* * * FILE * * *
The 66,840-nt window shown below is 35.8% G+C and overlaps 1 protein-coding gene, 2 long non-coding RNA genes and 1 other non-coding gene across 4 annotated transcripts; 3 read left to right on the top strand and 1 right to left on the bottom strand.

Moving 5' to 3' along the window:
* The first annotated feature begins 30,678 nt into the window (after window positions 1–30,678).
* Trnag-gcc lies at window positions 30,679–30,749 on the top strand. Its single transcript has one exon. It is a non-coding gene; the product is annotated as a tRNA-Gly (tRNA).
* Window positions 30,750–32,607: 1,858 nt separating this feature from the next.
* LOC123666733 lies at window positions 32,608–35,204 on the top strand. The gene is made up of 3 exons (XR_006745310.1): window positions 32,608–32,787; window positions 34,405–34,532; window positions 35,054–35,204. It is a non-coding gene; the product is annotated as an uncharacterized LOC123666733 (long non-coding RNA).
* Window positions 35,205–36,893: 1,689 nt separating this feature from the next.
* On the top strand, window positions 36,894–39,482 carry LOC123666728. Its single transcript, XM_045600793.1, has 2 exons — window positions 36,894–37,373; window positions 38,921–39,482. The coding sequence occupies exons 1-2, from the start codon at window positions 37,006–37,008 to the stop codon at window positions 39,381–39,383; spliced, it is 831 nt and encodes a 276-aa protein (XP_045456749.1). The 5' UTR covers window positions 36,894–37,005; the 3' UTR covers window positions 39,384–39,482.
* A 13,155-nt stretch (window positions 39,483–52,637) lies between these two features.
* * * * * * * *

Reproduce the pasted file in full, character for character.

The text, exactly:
The 66,840-nt window shown below is 35.8% G+C and overlaps 1 protein-coding gene, 2 long non-coding RNA genes and 1 other non-coding gene across 4 annotated transcripts; 3 read left to right on the top strand and 1 right to left on the bottom strand.

Moving 5' to 3' along the window:
* The first annotated feature begins 30,678 nt into the window (after window positions 1–30,678).
* Trnag-gcc lies at window positions 30,679–30,749 on the top strand. Its single transcript has one exon. It is a non-coding gene; the product is annotated as a tRNA-Gly (tRNA).
* Window positions 30,750–32,607: 1,858 nt separating this feature from the next.
* LOC123666733 lies at window positions 32,608–35,204 on the top strand. The gene is made up of 3 exons (XR_006745310.1): window positions 32,608–32,787; window positions 34,405–34,532; window positions 35,054–35,204. It is a non-coding gene; the product is annotated as an uncharacterized LOC123666733 (long non-coding RNA).
* Window positions 35,205–36,893: 1,689 nt separating this feature from the next.
* On the top strand, window positions 36,894–39,482 carry LOC123666728. Its single transcript, XM_045600793.1, has 2 exons — window positions 36,894–37,373; window positions 38,921–39,482. The coding sequence occupies exons 1-2, from the start codon at window positions 37,006–37,008 to the stop codon at window positions 39,381–39,383; spliced, it is 831 nt and encodes a 276-aa protein (XP_045456749.1). The 5' UTR covers window positions 36,894–37,005; the 3' UTR covers window positions 39,384–39,482.
* A 13,155-nt stretch (window positions 39,483–52,637) lies between these two features.